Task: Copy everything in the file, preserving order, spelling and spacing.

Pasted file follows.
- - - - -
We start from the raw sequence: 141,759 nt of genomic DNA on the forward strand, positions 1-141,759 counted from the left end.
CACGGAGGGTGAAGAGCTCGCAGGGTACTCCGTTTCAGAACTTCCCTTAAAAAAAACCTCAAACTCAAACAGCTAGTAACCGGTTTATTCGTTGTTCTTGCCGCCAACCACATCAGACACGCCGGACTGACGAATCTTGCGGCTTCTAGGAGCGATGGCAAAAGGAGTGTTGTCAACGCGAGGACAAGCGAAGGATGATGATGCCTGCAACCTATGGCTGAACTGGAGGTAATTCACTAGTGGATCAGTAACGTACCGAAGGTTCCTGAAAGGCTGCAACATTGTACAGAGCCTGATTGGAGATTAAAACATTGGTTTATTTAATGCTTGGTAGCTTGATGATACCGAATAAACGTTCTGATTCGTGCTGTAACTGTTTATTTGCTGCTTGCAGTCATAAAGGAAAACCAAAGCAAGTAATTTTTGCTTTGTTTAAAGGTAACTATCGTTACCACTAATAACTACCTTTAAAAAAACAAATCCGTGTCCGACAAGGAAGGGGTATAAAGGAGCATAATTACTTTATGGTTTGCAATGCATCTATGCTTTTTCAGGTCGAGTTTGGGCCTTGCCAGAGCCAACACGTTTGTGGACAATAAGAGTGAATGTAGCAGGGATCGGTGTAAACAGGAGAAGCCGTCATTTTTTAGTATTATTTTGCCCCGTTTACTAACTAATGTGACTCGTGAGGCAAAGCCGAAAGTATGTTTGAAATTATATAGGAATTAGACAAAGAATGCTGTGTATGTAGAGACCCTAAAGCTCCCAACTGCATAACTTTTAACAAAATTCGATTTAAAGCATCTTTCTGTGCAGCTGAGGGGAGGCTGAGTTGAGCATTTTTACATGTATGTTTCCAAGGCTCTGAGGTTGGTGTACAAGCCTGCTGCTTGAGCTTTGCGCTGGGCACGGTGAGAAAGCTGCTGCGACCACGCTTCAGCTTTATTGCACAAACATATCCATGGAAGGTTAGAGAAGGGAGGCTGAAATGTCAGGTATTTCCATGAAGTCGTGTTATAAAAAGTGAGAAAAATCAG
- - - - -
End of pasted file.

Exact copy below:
We start from the raw sequence: 141,759 nt of genomic DNA on the forward strand, positions 1-141,759 counted from the left end.
CACGGAGGGTGAAGAGCTCGCAGGGTACTCCGTTTCAGAACTTCCCTTAAAAAAAACCTCAAACTCAAACAGCTAGTAACCGGTTTATTCGTTGTTCTTGCCGCCAACCACATCAGACACGCCGGACTGACGAATCTTGCGGCTTCTAGGAGCGATGGCAAAAGGAGTGTTGTCAACGCGAGGACAAGCGAAGGATGATGATGCCTGCAACCTATGGCTGAACTGGAGGTAATTCACTAGTGGATCAGTAACGTACCGAAGGTTCCTGAAAGGCTGCAACATTGTACAGAGCCTGATTGGAGATTAAAACATTGGTTTATTTAATGCTTGGTAGCTTGATGATACCGAATAAACGTTCTGATTCGTGCTGTAACTGTTTATTTGCTGCTTGCAGTCATAAAGGAAAACCAAAGCAAGTAATTTTTGCTTTGTTTAAAGGTAACTATCGTTACCACTAATAACTACCTTTAAAAAAACAAATCCGTGTCCGACAAGGAAGGGGTATAAAGGAGCATAATTACTTTATGGTTTGCAATGCATCTATGCTTTTTCAGGTCGAGTTTGGGCCTTGCCAGAGCCAACACGTTTGTGGACAATAAGAGTGAATGTAGCAGGGATCGGTGTAAACAGGAGAAGCCGTCATTTTTTAGTATTATTTTGCCCCGTTTACTAACTAATGTGACTCGTGAGGCAAAGCCGAAAGTATGTTTGAAATTATATAGGAATTAGACAAAGAATGCTGTGTATGTAGAGACCCTAAAGCTCCCAACTGCATAACTTTTAACAAAATTCGATTTAAAGCATCTTTCTGTGCAGCTGAGGGGAGGCTGAGTTGAGCATTTTTACATGTATGTTTCCAAGGCTCTGAGGTTGGTGTACAAGCCTGCTGCTTGAGCTTTGCGCTGGGCACGGTGAGAAAGCTGCTGCGACCACGCTTCAGCTTTATTGCACAAACATATCCATGGAAGGTTAGAGAAGGGAGGCTGAAATGTCAGGTATTTCCATGAAGTCGTGTTATAAAAAGTGAGAAAAATCAG